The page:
Clegg opposes secret trials plans

Government plans to hold more inquests and court cases behind closed doors could suffer a setback after the Deputy Prime Minister Nick Clegg told Cabinet colleagues he could not support the proposals in their current form.

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Justice Secretary 'shared concerns' about secret courts

Justice Secretary Ken Clarke has said he shared the concerns of Liberal Democrat leader and Deputy Prime Minister Nick Clegg over controversial proposals for secret court hearings.

The Lord Chancellor specifically recognised worries over whether the Secretary of State should make rulings on what information should be heard privately - and committed to ensuring it would always be a judge making the final decision.

Justice Secretary Kenneth Clarke.

Speaking on the BBC Radio 4 Today programme, the Justice Secretary said:"The fact is at the moment is this evidence is never given.

The problem - which I don't think the joint committee addresses and which Nick is trying to address, and he's not ruled the whole thing out at all - is you can't have your British intelligence officers giving evidence in open court saying my source is X."

Mr Clarke said the Government would continue to debate the issue before reaching a collective decision.

Tory peer says there is no case for secret courts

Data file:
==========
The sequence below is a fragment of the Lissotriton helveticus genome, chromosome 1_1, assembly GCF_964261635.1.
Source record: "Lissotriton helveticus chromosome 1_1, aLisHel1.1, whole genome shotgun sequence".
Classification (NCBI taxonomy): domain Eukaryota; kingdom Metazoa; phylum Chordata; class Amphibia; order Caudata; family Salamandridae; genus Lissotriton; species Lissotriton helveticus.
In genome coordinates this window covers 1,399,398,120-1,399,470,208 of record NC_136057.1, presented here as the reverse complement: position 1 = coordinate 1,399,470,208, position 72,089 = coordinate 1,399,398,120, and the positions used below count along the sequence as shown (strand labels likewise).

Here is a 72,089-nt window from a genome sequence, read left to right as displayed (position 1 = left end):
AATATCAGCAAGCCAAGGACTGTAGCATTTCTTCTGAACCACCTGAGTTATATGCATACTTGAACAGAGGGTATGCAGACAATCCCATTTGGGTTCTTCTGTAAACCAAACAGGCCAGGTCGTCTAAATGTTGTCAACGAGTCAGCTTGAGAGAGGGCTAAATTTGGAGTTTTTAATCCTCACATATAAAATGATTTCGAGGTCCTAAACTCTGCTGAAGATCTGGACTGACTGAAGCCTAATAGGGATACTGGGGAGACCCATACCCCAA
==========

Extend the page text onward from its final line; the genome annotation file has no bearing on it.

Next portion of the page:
Tory peer Baroness Berridge sits on the Joint Committee on Human Rights and explained to the BBC Radio 4 Today programme why the committee had concerns about MrClarke's plans.

She said: "The proposals would bring about a fundamental change to the way in which our courts operate.

"We are not just talking about private hearings, like in family court situations. A secret hearing will involve one of the parties to the proceedings not actually being present during the hearing, and their lawyer not being present.

"Our system depends on the adversarial system where you know the case against you and you can rebut that evidence."

The Joint Committee on Human Rights call for u-turn on Justice Secretary's plans

The Joint Committee on Human Rights have called on the Justice Secretary Ken Clarke to perform a u-turn on the controversial and wide-ranging proposals.

Dr Hywel Francis, chairman of the committee, said it was "troubling" that the justice and security green paper "was not as clear as it should have been on the scope of its proposals or the narrowness of the justification for changing the law".

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